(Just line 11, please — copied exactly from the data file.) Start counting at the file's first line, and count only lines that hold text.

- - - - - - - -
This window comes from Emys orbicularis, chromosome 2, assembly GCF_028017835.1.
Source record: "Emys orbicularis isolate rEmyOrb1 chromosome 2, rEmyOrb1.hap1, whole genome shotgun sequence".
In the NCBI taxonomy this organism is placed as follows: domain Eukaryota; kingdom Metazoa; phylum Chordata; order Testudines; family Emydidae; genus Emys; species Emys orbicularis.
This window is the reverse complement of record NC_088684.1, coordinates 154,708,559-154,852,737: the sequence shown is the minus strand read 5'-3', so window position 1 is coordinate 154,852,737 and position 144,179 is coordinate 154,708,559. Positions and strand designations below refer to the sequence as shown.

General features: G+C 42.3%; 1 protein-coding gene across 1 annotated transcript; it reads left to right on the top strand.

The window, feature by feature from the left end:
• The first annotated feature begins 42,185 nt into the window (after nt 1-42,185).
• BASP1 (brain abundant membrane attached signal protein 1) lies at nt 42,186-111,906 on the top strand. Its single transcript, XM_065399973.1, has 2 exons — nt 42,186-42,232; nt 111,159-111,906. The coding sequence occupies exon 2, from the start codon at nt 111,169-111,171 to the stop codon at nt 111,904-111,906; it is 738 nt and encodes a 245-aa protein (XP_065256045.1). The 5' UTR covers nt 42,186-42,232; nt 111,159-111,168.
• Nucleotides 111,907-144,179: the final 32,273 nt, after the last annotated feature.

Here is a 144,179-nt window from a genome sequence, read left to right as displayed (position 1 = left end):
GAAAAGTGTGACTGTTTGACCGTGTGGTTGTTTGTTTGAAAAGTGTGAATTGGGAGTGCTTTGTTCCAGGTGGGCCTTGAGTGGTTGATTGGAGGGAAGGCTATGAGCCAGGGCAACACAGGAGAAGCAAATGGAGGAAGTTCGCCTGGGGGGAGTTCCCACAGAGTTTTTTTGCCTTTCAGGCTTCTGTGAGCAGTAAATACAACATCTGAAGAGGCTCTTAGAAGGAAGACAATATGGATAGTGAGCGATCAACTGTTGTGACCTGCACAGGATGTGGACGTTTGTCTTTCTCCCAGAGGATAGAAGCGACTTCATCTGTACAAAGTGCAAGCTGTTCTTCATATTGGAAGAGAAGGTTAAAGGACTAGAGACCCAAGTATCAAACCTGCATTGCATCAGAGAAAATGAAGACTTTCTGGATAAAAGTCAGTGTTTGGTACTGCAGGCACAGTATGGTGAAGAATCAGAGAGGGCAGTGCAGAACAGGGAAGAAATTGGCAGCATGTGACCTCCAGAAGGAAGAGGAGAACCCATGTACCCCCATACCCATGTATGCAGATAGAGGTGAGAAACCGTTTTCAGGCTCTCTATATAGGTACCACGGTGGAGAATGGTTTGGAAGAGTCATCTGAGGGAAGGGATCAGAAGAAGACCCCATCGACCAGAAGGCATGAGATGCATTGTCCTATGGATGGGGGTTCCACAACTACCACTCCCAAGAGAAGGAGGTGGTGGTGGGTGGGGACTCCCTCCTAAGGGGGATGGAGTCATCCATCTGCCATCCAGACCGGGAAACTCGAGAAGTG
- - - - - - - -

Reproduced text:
GAAAAGTGTGACTGTTTGACCGTGTGGTTGTTTGTTTGAAAAGTGTGAATTGGGAGTGCTTTGTTCCAGGTGGGCCTTGAGTGGTTGATTGGAGGGAAGGCTATGAGCCAGGGCAACACAGGAGAAGCAAATGGAGGAAGTTCGCCTGGGGGGAGTTCCCACAGAGTTTTTTTGCCTTTCAGGCTTCTGTGAGCAGTAAATACAACATCTGAAGAGGCTCTTAGAAGGAAGACAATATGGATAGTGAGCGATCAACTGTTGTGACCTGCACAGGATGTGGACGTTTGTCTTTCTCCCAGAGGATAGAAGCGACTTCATCTGTACAAAGTGCAAGCTGTTCTTCATATTGGAAGAGAAGGTTAAAGGACTAGAGACCCAAGTATCAAACCTGCATTGCATCAGAGAAAATGAAGACTTTCTGGATAAAAGTCAGTGTTTGGTACTGCAGGCACAGTATGGTGAAGAATCAGAGAGGGCAGTGCAGAACAGGGAAGAAATTGGCAGCATGTGACCTCCAGAAGGAAGAGGAGAACCCATGTACCCCCATACCCATGTATGCAGATAGAGGTGAGAAACCGTTTTCAGGCTCTCTATATAGGTACCACGGTGGAGAATGGTTTGGAAGAGTCATCTGAGGGAAGGGATCAGAAGAAGACCCCATCGACCAGAAGGCATGAGATGCATTGTCCTATGGATGGGGGTTCCACAACTACCACTCCCAAGAGAAGGAGGTGGTGGTGGGTGGGGACTCCCTCCTAAGGGGGATGGAGTCATCCATCTGCCATCCAGACCGGGAAACTCGAGAAGTG